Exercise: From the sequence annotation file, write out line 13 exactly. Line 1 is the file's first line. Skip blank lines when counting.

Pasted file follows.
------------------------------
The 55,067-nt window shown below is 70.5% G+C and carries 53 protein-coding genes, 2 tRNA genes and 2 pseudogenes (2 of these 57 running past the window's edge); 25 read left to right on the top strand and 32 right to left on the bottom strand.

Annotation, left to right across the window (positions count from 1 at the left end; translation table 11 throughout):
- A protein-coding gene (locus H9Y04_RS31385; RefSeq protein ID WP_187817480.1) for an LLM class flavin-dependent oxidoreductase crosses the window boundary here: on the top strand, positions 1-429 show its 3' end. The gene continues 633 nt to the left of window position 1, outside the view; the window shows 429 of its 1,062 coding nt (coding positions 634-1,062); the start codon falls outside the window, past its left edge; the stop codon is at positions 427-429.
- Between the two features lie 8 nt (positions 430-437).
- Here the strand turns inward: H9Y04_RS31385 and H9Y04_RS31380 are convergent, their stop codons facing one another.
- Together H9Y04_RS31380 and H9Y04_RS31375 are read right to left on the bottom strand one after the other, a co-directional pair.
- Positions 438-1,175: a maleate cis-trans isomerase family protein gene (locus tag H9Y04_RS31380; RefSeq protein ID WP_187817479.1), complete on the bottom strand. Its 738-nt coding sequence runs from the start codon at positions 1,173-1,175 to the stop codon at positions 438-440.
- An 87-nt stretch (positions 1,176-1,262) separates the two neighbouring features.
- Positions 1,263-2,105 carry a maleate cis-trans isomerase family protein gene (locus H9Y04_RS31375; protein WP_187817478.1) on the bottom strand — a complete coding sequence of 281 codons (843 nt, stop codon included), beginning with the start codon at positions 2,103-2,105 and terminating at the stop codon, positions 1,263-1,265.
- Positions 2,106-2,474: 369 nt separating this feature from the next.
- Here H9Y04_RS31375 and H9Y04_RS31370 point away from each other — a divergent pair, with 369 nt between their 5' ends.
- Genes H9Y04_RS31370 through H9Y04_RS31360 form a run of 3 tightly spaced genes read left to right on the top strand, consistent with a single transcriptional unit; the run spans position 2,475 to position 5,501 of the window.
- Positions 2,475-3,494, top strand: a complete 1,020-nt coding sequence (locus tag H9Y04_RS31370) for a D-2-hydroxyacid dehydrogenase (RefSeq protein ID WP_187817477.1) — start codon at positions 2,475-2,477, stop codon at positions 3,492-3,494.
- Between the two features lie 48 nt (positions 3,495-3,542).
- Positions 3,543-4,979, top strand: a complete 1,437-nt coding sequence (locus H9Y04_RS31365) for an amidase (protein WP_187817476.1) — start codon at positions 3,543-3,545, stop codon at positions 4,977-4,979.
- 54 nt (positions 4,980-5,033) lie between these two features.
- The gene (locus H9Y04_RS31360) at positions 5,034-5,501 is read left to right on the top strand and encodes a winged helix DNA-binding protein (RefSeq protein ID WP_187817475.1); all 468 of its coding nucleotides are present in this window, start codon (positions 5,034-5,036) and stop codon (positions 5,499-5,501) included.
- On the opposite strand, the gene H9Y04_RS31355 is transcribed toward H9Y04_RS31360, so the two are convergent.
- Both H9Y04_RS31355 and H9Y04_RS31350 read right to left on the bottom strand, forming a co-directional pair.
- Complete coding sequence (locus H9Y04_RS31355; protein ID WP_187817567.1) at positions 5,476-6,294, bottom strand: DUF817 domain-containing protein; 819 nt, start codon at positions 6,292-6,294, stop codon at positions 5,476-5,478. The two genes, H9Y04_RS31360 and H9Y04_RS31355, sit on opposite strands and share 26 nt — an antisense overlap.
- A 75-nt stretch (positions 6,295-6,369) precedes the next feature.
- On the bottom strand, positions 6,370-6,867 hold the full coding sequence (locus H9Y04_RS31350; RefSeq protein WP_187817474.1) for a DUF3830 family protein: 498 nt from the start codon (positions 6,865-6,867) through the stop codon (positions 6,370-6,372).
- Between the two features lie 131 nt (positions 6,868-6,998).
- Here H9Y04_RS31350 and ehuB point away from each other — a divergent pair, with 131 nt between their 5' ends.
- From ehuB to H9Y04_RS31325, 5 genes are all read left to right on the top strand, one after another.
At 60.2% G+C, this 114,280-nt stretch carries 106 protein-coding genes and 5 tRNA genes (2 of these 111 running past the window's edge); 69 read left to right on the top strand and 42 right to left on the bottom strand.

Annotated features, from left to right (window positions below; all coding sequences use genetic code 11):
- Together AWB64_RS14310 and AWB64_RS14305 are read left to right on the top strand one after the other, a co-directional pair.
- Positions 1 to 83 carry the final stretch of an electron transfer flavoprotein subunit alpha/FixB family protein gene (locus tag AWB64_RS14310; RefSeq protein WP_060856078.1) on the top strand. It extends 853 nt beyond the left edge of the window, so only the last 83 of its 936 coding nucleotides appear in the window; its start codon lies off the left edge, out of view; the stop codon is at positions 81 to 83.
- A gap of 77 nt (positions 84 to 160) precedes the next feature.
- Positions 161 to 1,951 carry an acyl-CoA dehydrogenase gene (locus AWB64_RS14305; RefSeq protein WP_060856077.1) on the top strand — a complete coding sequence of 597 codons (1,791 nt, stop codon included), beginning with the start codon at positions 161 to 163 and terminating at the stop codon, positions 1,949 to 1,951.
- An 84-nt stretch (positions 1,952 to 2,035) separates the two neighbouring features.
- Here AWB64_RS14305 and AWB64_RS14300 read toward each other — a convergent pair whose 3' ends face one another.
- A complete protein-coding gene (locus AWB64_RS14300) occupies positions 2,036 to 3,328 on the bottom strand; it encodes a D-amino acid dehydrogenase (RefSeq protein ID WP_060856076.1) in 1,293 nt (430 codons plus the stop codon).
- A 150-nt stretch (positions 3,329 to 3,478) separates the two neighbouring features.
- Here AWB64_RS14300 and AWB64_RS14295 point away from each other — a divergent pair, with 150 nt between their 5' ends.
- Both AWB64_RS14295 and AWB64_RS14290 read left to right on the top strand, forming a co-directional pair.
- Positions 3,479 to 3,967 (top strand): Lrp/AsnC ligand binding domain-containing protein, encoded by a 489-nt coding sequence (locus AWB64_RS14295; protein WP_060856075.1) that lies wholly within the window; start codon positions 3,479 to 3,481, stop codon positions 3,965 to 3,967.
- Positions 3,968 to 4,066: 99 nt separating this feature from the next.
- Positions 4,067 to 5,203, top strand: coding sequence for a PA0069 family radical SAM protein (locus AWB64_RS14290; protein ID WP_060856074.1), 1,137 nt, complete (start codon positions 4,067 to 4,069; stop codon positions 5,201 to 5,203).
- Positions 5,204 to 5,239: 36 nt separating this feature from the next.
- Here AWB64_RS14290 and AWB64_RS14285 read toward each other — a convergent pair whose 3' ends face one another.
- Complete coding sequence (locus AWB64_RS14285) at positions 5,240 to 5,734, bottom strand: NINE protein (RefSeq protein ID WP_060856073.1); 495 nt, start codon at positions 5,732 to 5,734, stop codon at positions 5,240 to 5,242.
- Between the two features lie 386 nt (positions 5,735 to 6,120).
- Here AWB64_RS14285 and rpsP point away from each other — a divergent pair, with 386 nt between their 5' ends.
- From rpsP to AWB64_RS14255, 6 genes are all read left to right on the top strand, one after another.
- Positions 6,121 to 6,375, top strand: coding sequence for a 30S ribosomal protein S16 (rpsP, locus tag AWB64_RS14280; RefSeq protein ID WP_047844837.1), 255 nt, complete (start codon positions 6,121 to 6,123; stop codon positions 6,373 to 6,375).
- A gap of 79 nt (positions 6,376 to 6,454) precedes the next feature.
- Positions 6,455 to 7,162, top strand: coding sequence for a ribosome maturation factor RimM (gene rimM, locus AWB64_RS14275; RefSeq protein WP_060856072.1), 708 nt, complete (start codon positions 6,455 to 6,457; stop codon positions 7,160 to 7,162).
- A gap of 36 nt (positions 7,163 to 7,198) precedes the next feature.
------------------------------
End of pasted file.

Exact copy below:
- Positions 2,475-3,494, top strand: a complete 1,020-nt coding sequence (locus tag H9Y04_RS31370) for a D-2-hydroxyacid dehydrogenase (RefSeq protein ID WP_187817477.1) — start codon at positions 2,475-2,477, stop codon at positions 3,492-3,494.